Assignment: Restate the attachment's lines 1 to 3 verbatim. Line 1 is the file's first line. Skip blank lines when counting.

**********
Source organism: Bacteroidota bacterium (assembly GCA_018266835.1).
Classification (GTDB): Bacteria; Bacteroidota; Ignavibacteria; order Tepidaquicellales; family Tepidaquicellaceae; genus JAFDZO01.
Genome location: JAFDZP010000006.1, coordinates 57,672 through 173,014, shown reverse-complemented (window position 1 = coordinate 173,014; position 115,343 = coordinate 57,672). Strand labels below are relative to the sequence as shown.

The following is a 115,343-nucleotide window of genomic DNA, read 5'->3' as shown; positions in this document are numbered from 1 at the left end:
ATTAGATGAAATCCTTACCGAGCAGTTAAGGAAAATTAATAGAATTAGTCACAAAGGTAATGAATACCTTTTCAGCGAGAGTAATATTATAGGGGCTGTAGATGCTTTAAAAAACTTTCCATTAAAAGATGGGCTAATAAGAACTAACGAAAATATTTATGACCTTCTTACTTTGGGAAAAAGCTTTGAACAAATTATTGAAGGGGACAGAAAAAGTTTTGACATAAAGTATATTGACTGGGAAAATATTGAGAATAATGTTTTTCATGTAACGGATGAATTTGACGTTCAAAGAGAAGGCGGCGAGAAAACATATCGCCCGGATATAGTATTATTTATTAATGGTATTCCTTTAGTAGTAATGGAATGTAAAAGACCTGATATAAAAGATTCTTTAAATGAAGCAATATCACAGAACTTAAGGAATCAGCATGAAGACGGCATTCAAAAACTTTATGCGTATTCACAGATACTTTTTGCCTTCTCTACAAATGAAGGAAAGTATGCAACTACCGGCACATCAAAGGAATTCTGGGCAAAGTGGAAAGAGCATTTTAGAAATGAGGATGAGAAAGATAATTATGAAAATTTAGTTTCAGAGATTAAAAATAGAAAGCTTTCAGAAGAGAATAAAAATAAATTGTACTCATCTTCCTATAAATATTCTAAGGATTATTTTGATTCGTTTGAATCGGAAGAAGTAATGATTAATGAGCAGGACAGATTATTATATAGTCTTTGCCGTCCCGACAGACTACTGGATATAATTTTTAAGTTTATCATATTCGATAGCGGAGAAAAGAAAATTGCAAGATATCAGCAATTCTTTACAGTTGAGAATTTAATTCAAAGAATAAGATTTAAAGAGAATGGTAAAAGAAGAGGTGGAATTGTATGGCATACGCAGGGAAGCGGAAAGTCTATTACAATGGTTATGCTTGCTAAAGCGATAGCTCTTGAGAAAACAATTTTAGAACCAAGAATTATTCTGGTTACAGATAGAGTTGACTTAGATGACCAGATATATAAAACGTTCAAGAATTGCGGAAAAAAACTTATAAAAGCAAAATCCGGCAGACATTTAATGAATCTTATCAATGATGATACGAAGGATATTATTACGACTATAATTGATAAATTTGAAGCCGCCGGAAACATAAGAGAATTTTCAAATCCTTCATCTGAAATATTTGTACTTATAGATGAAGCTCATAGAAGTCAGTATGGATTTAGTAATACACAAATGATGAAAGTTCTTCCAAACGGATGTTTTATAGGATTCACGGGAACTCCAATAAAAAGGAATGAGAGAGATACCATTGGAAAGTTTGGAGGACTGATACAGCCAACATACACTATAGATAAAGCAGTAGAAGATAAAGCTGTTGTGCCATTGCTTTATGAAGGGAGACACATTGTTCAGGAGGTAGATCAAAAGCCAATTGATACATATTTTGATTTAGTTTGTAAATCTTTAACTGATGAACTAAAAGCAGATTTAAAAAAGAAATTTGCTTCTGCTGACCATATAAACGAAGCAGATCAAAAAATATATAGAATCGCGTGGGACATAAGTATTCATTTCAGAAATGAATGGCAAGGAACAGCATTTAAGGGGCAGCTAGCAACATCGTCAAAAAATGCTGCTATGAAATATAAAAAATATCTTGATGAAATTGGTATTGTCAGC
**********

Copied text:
Source organism: Bacteroidota bacterium (assembly GCA_018266835.1).
Classification (GTDB): Bacteria; Bacteroidota; Ignavibacteria; order Tepidaquicellales; family Tepidaquicellaceae; genus JAFDZO01.
Genome location: JAFDZP010000006.1, coordinates 57,672 through 173,014, shown reverse-complemented (window position 1 = coordinate 173,014; position 115,343 = coordinate 57,672). Strand labels below are relative to the sequence as shown.